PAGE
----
New Delhi : To curb, contain and repress the threats emerging from Piracy in territorial waters, high seas and Exclusive Economic Zones (EEZ), the Lok Sabha passed the anti-piracy Bill in the Indian Parliament on Monday. Numerous amendments moved by the Opposition members were negated, and the Bill was successfully passed.
As Per the Bill, Piracy is defined as an act of violence or detention by the crew or passengers of a private vessel or private aircraft on high seas, directed against another ship or aircraft and people or property on board.
The External Affairs Minister of India, Subramaniam Jaishankar, stated that the official amendment had changed the mode of punishment. Instead of capital execution, life imprisonment will be carried out against the guilty or offender.
However, Section 3 of The Bill states that if a pirate causes death or makes an attempt to cause death, he will be granted the death penalty. Many members of the house have opposed this law.
Taking part, organising, aiding, directing others, supporting and committing acts related to Piracy and other relevant crimes will enable fourteen years of imprisonment.
The Indian Penal Code is not valid for foreigners in international waters. Previously, pirates who were captured were punished according to the IPC. An offence committed by a foreigner outside Indian territorial waters cannot be under the jurisdiction of the IPC.
After the Bill is implemented, it will enforce the United Nations Convention on Law of the Seas (UNCLOS), which India ratified in 1955.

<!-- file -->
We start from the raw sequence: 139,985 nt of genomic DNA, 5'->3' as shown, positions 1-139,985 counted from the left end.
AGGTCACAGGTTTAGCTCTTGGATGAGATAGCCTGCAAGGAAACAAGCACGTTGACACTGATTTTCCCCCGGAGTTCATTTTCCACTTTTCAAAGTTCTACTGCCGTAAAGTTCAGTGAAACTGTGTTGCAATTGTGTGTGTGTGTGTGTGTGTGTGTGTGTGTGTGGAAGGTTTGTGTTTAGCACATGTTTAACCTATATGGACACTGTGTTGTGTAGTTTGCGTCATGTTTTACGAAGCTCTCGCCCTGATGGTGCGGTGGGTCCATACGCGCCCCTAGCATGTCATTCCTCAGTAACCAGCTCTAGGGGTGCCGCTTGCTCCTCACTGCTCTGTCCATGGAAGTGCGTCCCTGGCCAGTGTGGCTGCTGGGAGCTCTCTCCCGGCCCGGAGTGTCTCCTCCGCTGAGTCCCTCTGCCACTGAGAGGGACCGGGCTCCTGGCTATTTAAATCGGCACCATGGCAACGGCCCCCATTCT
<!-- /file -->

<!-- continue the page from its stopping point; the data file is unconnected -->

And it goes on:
India’s Security and economic well-being are intricately linked to the sea, and maritime Security is a prerequisite as more than ninety per cent of Indian trade occurs through sea routes. Many of its hydrocarbon resources are seaborne.
The Bill was created in 2019 but still needed to be passed.
The Gulf of Aden and the Horn of Africa are places where Piracy has been rampant. It has been observed that piracy and pirate operations are shifting towards the east and south, which increases their proximity to India’s west coast. Several non-state actors and entities are present in the Indian Ocean Region (IOR).
The absence of dedicated domestic legislation on Piracy has also denied effective prosecution of pirates apprehended by the Indian Navy or Coast Guard in the past.
Apart from Piracy, Indian maritime Security is affected by various asymmetric threats such as IUU (Illegal Unreported and Unregulated Fishing), Maritime Terrorism, Organised Crime (trafficking-human, arms, narcotics), smuggling and gun running.